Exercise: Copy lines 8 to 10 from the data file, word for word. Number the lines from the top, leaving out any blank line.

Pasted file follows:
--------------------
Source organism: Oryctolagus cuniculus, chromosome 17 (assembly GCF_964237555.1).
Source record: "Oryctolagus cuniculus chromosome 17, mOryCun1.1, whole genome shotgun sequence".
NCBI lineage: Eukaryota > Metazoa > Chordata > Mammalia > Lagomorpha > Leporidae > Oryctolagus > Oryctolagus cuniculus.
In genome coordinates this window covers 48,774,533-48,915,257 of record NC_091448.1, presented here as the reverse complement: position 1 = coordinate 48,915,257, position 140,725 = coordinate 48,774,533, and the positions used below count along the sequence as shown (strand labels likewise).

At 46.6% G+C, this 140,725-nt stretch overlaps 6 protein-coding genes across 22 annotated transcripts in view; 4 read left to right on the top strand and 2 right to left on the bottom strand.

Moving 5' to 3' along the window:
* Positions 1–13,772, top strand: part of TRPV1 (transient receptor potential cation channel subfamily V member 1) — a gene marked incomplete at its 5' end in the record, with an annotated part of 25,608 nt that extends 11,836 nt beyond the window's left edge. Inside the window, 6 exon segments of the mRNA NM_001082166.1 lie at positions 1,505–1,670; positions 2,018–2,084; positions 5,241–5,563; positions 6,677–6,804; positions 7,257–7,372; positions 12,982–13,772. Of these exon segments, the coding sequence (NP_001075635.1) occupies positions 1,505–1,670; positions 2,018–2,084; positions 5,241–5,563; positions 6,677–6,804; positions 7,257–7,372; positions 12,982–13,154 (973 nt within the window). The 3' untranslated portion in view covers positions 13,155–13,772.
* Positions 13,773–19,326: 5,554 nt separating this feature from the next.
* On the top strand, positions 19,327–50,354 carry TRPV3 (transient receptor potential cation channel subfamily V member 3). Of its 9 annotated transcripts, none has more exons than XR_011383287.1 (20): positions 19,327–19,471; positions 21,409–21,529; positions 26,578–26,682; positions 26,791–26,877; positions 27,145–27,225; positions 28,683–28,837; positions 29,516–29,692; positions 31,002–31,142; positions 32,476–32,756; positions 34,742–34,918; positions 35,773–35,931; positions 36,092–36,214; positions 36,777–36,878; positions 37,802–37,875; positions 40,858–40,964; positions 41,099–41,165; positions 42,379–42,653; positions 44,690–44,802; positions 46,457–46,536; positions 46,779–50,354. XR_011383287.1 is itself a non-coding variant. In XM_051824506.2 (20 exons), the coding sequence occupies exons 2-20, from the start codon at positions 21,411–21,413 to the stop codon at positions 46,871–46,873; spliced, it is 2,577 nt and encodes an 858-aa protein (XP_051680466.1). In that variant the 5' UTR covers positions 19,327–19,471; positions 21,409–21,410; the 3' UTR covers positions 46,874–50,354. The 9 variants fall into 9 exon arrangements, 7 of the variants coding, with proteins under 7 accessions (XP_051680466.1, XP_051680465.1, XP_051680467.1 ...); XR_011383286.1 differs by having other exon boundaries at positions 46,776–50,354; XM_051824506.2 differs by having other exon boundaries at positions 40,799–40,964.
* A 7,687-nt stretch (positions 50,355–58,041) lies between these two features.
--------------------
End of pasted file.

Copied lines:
* Positions 13,773–19,326: 5,554 nt separating this feature from the next.
* On the top strand, positions 19,327–50,354 carry TRPV3 (transient receptor potential cation channel subfamily V member 3). Of its 9 annotated transcripts, none has more exons than XR_011383287.1 (20): positions 19,327–19,471; positions 21,409–21,529; positions 26,578–26,682; positions 26,791–26,877; positions 27,145–27,225; positions 28,683–28,837; positions 29,516–29,692; positions 31,002–31,142; positions 32,476–32,756; positions 34,742–34,918; positions 35,773–35,931; positions 36,092–36,214; positions 36,777–36,878; positions 37,802–37,875; positions 40,858–40,964; positions 41,099–41,165; positions 42,379–42,653; positions 44,690–44,802; positions 46,457–46,536; positions 46,779–50,354. XR_011383287.1 is itself a non-coding variant. In XM_051824506.2 (20 exons), the coding sequence occupies exons 2-20, from the start codon at positions 21,411–21,413 to the stop codon at positions 46,871–46,873; spliced, it is 2,577 nt and encodes an 858-aa protein (XP_051680466.1). In that variant the 5' UTR covers positions 19,327–19,471; positions 21,409–21,410; the 3' UTR covers positions 46,874–50,354. The 9 variants fall into 9 exon arrangements, 7 of the variants coding, with proteins under 7 accessions (XP_051680466.1, XP_051680465.1, XP_051680467.1 ...); XR_011383286.1 differs by having other exon boundaries at positions 46,776–50,354; XM_051824506.2 differs by having other exon boundaries at positions 40,799–40,964.
* A 7,687-nt stretch (positions 50,355–58,041) lies between these two features.